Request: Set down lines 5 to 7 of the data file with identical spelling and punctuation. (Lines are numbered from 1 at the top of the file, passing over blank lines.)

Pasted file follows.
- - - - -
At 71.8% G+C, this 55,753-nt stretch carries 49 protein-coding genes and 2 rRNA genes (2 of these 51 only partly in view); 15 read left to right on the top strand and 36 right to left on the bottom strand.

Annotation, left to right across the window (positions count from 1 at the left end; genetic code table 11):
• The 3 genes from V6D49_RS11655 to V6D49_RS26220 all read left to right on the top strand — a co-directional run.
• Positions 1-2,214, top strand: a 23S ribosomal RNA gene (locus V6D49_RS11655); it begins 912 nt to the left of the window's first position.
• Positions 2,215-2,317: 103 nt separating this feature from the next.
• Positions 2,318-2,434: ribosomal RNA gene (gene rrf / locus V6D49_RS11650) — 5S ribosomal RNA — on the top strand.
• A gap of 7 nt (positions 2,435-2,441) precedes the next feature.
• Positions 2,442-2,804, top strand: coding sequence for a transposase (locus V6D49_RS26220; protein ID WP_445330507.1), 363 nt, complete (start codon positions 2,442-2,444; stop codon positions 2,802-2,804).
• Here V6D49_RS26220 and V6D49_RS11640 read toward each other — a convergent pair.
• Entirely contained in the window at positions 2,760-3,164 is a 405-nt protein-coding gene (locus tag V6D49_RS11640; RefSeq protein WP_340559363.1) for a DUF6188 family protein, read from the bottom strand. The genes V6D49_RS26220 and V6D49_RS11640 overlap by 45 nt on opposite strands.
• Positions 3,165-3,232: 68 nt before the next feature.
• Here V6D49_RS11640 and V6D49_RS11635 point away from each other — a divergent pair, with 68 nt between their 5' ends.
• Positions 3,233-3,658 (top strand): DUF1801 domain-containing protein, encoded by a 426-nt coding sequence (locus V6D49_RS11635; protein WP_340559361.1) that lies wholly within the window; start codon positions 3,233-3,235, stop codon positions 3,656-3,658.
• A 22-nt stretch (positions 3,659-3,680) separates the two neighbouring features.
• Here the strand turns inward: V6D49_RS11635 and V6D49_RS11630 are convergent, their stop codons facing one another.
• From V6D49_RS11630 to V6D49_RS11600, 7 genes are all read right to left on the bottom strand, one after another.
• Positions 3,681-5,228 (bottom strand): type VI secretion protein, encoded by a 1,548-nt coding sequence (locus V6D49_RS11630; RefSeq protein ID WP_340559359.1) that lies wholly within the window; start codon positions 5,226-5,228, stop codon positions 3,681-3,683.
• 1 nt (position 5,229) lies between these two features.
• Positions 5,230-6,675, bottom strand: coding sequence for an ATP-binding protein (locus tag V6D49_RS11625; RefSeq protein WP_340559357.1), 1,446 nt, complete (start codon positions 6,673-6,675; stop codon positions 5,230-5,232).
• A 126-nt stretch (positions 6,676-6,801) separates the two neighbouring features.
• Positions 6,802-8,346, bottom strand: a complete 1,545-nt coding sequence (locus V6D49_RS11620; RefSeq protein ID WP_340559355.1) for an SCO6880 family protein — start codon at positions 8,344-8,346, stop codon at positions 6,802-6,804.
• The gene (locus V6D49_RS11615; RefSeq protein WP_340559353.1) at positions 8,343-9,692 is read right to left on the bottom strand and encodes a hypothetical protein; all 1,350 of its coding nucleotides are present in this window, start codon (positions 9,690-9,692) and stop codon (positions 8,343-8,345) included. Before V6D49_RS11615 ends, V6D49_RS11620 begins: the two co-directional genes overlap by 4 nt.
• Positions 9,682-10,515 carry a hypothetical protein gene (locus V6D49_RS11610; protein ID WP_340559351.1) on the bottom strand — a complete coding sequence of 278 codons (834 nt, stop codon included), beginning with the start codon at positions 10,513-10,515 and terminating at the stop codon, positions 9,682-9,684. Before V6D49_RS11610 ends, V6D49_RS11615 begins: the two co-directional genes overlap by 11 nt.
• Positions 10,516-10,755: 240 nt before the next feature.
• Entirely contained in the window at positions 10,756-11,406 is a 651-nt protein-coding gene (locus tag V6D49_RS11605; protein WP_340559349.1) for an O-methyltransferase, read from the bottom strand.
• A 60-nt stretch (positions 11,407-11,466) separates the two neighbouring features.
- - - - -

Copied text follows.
• Positions 2,215-2,317: 103 nt separating this feature from the next.
• Positions 2,318-2,434: ribosomal RNA gene (gene rrf / locus V6D49_RS11650) — 5S ribosomal RNA — on the top strand.
• A gap of 7 nt (positions 2,435-2,441) precedes the next feature.